Senate Democrats on Tuesday unveiled their latest attempt to pass comprehensive election reform at the federal level — a compromise between progressives and moderates in the caucus in the hopes of presenting a united front in favor of voting rights.
The proposal, known as the Freedom to Vote Act, contains a number of provisions from the sweeping For the People Act, which Senate Republicans blocked earlier this year.
Unlike the For the People Act, this proposal comes with the backing of key centrist Sen. Joe Manchin of West Virginia, who was the lone member of the Democratic caucus to oppose the exhaustive election reform bill.
Unveiled by former presidential candidate and Minnesota Sen. Amy Klobuchar, the bill would:
- Make Election Day a federal holiday
- Create a national standard for states that require voter identification
- Ensure at least 15 days of early voting, including two weekends
- Create new automatic voter registration systems, mandate same-day voter registration
- Overhaul Congressional redistricting
- Bolster voting system security
- Mandate donor disclosure
“Following the 2020 elections in which more Americans voted than ever before, we have seen unprecedented attacks on our democracy in states across the country,” Klobuchar said in a statement Tuesday. “These attacks demand an immediate federal response.”
What the bill does not contain is a mandate for nationwide voter ID, a provision Manchin backed, opting instead for what the West Virginia lawmaker called “flexible voter ID requirements” in a statement.
“The right to vote is fundamental to our democracy and the Freedom to Vote Act is a step in the right direction towards protecting that right for every American,” Manchin wrote. “As elected officials, we also have an obligation to restore peoples’ faith in our democracy, and I believe that the common sense provisions in this bill — like flexible voter ID requirements — will do just that.”
The bill would "present a broad set of identification cards and documents in hard copy and digital form" for those voting in person, according to a statement.
Other Democratic lawmakers to back the bill included Sen. Raphael Warnock, D-Ga., one of the most staunch proponents of voting rights in the chamber, Sen. Jon Tester, D-Mont., Sen. Alex Padilla, D-Calif., and Sen. Angus King, I-Maine.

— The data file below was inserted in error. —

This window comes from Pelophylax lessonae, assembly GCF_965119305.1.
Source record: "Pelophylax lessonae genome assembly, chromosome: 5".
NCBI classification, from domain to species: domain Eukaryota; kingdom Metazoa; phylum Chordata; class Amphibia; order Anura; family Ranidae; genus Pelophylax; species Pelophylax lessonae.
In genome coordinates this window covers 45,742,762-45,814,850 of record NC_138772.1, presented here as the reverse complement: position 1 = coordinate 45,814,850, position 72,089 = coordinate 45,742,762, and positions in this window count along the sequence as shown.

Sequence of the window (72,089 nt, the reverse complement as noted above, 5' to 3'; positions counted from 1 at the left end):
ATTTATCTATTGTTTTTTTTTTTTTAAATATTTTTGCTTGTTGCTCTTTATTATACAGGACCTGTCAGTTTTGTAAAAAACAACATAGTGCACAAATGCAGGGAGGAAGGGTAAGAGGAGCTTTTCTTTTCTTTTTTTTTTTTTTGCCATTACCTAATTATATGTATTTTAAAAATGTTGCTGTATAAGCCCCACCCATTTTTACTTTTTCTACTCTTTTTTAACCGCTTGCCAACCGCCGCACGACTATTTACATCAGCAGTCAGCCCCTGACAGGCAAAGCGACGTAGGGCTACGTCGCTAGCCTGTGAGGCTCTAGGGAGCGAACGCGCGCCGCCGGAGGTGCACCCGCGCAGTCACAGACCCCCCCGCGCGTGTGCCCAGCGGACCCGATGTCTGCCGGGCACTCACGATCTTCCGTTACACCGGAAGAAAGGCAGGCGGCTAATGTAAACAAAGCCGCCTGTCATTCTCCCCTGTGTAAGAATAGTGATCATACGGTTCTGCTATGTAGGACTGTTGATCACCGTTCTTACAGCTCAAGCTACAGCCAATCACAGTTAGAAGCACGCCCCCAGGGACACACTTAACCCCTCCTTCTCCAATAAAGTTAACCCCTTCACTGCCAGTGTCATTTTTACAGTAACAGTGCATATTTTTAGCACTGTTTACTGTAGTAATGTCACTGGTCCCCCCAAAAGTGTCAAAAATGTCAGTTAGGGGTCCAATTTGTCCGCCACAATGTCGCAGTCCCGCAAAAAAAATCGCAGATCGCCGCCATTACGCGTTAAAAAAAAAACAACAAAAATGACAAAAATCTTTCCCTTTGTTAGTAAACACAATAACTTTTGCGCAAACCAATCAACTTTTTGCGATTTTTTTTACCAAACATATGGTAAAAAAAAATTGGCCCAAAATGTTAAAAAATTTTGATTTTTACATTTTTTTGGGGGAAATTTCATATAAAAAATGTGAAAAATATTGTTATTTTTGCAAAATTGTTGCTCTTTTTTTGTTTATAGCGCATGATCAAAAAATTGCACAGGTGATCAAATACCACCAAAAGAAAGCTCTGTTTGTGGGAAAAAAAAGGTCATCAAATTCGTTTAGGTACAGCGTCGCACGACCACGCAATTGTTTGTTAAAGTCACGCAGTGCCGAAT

Despite the expected universal support from the chamber’s 50 Democratic members, the bill is unlikely to receive the backing of Republicans, all but dooming the bill’s prospects thanks to the chamber’s 60-vote filibuster threshold.
Senate Majority Leader Chuck Schumer, D-N.Y., said Monday that he intends to hold a vote "as soon as next week" on the bill.
"Time is of the essence," Schumer said Monday, adding that Sen. Manchin "is working with Republicans to secure support."
"Republicans formed a wall of total opposition against any progress on voting rights in the United States Senate," Schumer said on the floor of the chamber Tuesday. "But Republicans' refusal to work with us is no excuse for not getting something done."
"No one can look at these restrictions with a straight face and say they have a legitimate purpose," he added. "They have only one goal. It's a despicable goal, it's a nasty goal: to make it harder for younger, poorer, non-white and typically Democratic voters to access the ballot."
The looming battle over voting rights will no doubt reignite calls to reform the filibuster, which moderate Sens. Manchin and Kyrsten Sinema of Arizona have resisted. Activists have urged Democrats to carve out
Democrats say the legislation is needed to combat the wave of restrictive voting provisions enacted by GOP-led state legislatures nationwide, but Republicans have accused Democrats of attempting a "power grab" with sweeping voting legislation.